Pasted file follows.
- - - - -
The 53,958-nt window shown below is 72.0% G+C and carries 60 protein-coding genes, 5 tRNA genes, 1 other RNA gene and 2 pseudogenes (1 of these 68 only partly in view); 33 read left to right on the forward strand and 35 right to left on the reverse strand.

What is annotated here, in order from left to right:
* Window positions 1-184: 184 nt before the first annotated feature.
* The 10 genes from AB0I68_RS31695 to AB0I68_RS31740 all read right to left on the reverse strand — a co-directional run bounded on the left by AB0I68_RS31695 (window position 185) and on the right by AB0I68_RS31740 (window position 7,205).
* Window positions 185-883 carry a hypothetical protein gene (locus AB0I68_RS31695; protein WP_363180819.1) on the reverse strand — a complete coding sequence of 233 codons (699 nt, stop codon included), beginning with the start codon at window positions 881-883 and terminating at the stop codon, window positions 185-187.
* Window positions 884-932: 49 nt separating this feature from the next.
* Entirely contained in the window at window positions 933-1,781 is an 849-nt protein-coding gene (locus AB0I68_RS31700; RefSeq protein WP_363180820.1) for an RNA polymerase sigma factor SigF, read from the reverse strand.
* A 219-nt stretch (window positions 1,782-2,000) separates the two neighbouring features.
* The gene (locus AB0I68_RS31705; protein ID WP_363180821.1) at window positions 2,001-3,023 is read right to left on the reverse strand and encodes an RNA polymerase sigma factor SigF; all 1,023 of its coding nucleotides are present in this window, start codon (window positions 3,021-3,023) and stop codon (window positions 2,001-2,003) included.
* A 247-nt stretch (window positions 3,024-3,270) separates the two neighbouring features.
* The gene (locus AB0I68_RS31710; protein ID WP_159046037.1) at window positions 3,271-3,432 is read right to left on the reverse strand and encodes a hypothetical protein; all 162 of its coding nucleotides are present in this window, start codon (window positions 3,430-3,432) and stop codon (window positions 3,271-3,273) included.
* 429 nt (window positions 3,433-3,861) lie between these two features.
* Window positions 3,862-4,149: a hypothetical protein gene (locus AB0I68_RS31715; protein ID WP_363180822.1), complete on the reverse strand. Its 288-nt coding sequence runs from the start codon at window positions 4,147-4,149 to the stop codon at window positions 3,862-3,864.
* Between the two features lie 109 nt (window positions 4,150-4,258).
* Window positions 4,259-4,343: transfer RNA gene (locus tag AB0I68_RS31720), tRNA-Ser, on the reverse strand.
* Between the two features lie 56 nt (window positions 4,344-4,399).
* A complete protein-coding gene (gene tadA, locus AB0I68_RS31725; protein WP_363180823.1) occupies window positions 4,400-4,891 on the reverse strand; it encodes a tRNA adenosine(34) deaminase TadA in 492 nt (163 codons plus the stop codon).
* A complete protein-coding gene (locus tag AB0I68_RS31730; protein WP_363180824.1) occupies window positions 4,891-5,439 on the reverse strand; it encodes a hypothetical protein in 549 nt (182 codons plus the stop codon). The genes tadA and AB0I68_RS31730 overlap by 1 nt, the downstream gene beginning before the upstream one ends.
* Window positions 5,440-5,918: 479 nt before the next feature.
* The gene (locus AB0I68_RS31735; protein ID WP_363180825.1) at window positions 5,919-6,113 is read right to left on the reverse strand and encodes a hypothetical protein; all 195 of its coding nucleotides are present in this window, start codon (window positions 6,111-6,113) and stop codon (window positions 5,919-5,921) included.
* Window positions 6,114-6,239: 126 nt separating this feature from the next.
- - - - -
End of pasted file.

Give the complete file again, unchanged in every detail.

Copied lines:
The 53,958-nt window shown below is 72.0% G+C and carries 60 protein-coding genes, 5 tRNA genes, 1 other RNA gene and 2 pseudogenes (1 of these 68 only partly in view); 33 read left to right on the forward strand and 35 right to left on the reverse strand.

What is annotated here, in order from left to right:
* Window positions 1-184: 184 nt before the first annotated feature.
* The 10 genes from AB0I68_RS31695 to AB0I68_RS31740 all read right to left on the reverse strand — a co-directional run bounded on the left by AB0I68_RS31695 (window position 185) and on the right by AB0I68_RS31740 (window position 7,205).
* Window positions 185-883 carry a hypothetical protein gene (locus AB0I68_RS31695; protein WP_363180819.1) on the reverse strand — a complete coding sequence of 233 codons (699 nt, stop codon included), beginning with the start codon at window positions 881-883 and terminating at the stop codon, window positions 185-187.
* Window positions 884-932: 49 nt separating this feature from the next.
* Entirely contained in the window at window positions 933-1,781 is an 849-nt protein-coding gene (locus AB0I68_RS31700; RefSeq protein WP_363180820.1) for an RNA polymerase sigma factor SigF, read from the reverse strand.
* A 219-nt stretch (window positions 1,782-2,000) separates the two neighbouring features.
* The gene (locus AB0I68_RS31705; protein ID WP_363180821.1) at window positions 2,001-3,023 is read right to left on the reverse strand and encodes an RNA polymerase sigma factor SigF; all 1,023 of its coding nucleotides are present in this window, start codon (window positions 3,021-3,023) and stop codon (window positions 2,001-2,003) included.
* A 247-nt stretch (window positions 3,024-3,270) separates the two neighbouring features.
* The gene (locus AB0I68_RS31710; protein ID WP_159046037.1) at window positions 3,271-3,432 is read right to left on the reverse strand and encodes a hypothetical protein; all 162 of its coding nucleotides are present in this window, start codon (window positions 3,430-3,432) and stop codon (window positions 3,271-3,273) included.
* 429 nt (window positions 3,433-3,861) lie between these two features.
* Window positions 3,862-4,149: a hypothetical protein gene (locus AB0I68_RS31715; protein ID WP_363180822.1), complete on the reverse strand. Its 288-nt coding sequence runs from the start codon at window positions 4,147-4,149 to the stop codon at window positions 3,862-3,864.
* Between the two features lie 109 nt (window positions 4,150-4,258).
* Window positions 4,259-4,343: transfer RNA gene (locus tag AB0I68_RS31720), tRNA-Ser, on the reverse strand.
* Between the two features lie 56 nt (window positions 4,344-4,399).
* A complete protein-coding gene (gene tadA, locus AB0I68_RS31725; protein WP_363180823.1) occupies window positions 4,400-4,891 on the reverse strand; it encodes a tRNA adenosine(34) deaminase TadA in 492 nt (163 codons plus the stop codon).
* A complete protein-coding gene (locus tag AB0I68_RS31730; protein WP_363180824.1) occupies window positions 4,891-5,439 on the reverse strand; it encodes a hypothetical protein in 549 nt (182 codons plus the stop codon). The genes tadA and AB0I68_RS31730 overlap by 1 nt, the downstream gene beginning before the upstream one ends.
* Window positions 5,440-5,918: 479 nt before the next feature.
* The gene (locus AB0I68_RS31735; protein ID WP_363180825.1) at window positions 5,919-6,113 is read right to left on the reverse strand and encodes a hypothetical protein; all 195 of its coding nucleotides are present in this window, start codon (window positions 6,111-6,113) and stop codon (window positions 5,919-5,921) included.
* Window positions 6,114-6,239: 126 nt separating this feature from the next.